The longest day

midsummer

It is a beautiful time of year, and here in the West of Scotland we have been enjoying some incredible weather. Most days you will find me here . . .

knitting

. . . knitting away on my current YOKE, looking at this . . .

view

. . . and occasionally these . . .

tomato

What a joy to have a garden!

clematis
honeysuckle
rose
geranium
borage

The midsummer evenings are truly extraordinary. Around 9.30 the world turns to gold.

whw1
whw3

Every day I am bowled over by the beauty of my surroundings. I like how connected I feel to the outdoors, the surrounding landscape, its sense of space, the changing light, my lovely neighbours. So on the one hand, these days around the longest day have been delightful. But on the other, they have been kind of hideous. Tom, who has suffered from recurrent bouts of appendicitis had an attack last week in Dublin and finally had the offending organ removed in St Vincent’s hospital on Thursday morning. Thank goodness for the prompt and careful action of those surgeons, because it turns out the thing was dangerously gangrenous. Thankfully he is now doing well on some serious antibiotics, but it has nonetheless been a horribly worrying few days during which I have felt rather useless, there being little I could do. I am so incredibly grateful to Una and Roger, with whom Tom has been staying in Dublin, whose support has really been above and beyond. We are hoping to get Tom home by the end of next week and I can’t tell you how much I am looking forward to seeing him after the grim worries of the past few days. Hopefully he can then spend some time recovering and relaxing in our garden. Its a shame he can’t knit. . . Well, please keep Tom in your thoughts, everyone, and I hope you are enjoying a lovely Midsummer weekend!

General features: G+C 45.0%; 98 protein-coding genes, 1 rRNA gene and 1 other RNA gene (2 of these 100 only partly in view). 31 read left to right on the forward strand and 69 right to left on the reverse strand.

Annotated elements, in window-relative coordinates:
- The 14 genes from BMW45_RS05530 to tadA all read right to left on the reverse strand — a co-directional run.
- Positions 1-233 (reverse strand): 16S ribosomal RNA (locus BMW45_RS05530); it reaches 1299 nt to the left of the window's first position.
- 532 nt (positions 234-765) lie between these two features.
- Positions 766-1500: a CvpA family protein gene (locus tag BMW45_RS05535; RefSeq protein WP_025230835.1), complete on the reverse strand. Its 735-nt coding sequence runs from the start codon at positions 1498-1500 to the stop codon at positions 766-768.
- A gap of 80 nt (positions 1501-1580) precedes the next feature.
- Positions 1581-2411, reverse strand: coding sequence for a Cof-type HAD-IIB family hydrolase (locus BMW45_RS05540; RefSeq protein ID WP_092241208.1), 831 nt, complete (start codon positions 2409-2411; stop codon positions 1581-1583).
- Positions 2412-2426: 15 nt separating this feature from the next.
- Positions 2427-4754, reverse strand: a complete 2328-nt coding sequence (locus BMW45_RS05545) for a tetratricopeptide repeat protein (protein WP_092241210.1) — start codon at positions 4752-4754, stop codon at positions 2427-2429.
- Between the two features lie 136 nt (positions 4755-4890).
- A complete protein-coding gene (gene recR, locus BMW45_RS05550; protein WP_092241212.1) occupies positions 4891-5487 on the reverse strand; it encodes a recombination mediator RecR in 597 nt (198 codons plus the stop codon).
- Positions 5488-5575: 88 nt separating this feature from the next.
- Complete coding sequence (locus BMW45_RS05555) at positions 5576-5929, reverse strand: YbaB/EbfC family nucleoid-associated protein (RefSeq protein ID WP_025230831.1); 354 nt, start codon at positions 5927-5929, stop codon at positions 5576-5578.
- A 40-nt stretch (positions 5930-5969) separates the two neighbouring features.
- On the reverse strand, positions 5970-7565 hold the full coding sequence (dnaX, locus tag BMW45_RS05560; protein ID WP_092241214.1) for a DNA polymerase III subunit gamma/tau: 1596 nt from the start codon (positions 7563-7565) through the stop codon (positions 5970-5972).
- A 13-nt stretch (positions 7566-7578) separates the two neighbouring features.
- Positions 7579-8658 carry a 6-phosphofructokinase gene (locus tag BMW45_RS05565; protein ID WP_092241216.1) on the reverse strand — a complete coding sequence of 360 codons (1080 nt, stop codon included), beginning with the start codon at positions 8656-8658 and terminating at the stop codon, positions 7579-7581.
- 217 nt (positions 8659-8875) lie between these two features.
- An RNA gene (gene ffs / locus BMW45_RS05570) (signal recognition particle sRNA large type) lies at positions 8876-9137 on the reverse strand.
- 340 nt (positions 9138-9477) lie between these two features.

Great Tapestry of Scotland 124-160

140d
Panel 140: Cumbernauld

Well, this is my final post on the Great Tapestry of Scotland! I have really enjoyed revisiting my photographs, and thinking more about the tapestry, and your comments have also provided much food for thought. These photographs are, of course only snippets, and you’ll find much more thorough information in the two books I mentioned in my first post about the project. But honestly, no books or photographs can reproduce the experience of seeing this incredible thing for yourself and, if you ever have the opportunity, I really recommend you do so!

140b
Detail of Panel 140: Cumbernauld

I can’t say I have a favourite panel, though I do love Fairisle (126) the Isbister Sisters (115) and the Hutton panel (74) but as I went through my photos this morning, I found myself thinking about how much I loved the Cumbernauld panel (140) and how it seemed to sum up for me what this project is all about.

140
Detail of Panel 140: Cumbernauld

Like many panels, this one celebrates the texture of ordinary people’s lives, and the ordinary spaces in which they live them. Andrew Crummy’s design – with the new town’s familiar roads and architecture – is incredibly witty and creative, and just like his Pictish or his Georgian panels, the style of the design has shifted in an inventive fashion here to suit the moment it represents. Cumbernauld’s local reputation is not unambiguous, but in this panel the urban environment appears beautiful and utopian simply because it is an everyday space of homes, and folk, and families. My favourite scene from Gregory’s Girl is referenced in the top left, and perhaps one of the reasons I like this panel so much is that so much of what it represents seems familiar to me from my own childhood and youth. Finally, the stitching on the panel is absolutely exquisite, and because of this the whole piece absolutely sings. Last Sunday, I spent some time admiring this panel, and I then read the information board which told me that just two Cumbernauld women had worked on the stitching, Elizabeth Boulton and Helen Conley. Conley and Boulton had depicted themselves as children in their signature at the bottom right of the panel, in a scene that seemed to be taken from an old photograph of the pair. I was suddenly struck by the sheer power of the Great Tapestry project – that these two childhood friends were quite literally making history, and with their needles stitching themselves into the story of their home, their town, their nation. What a wonderful thing to do.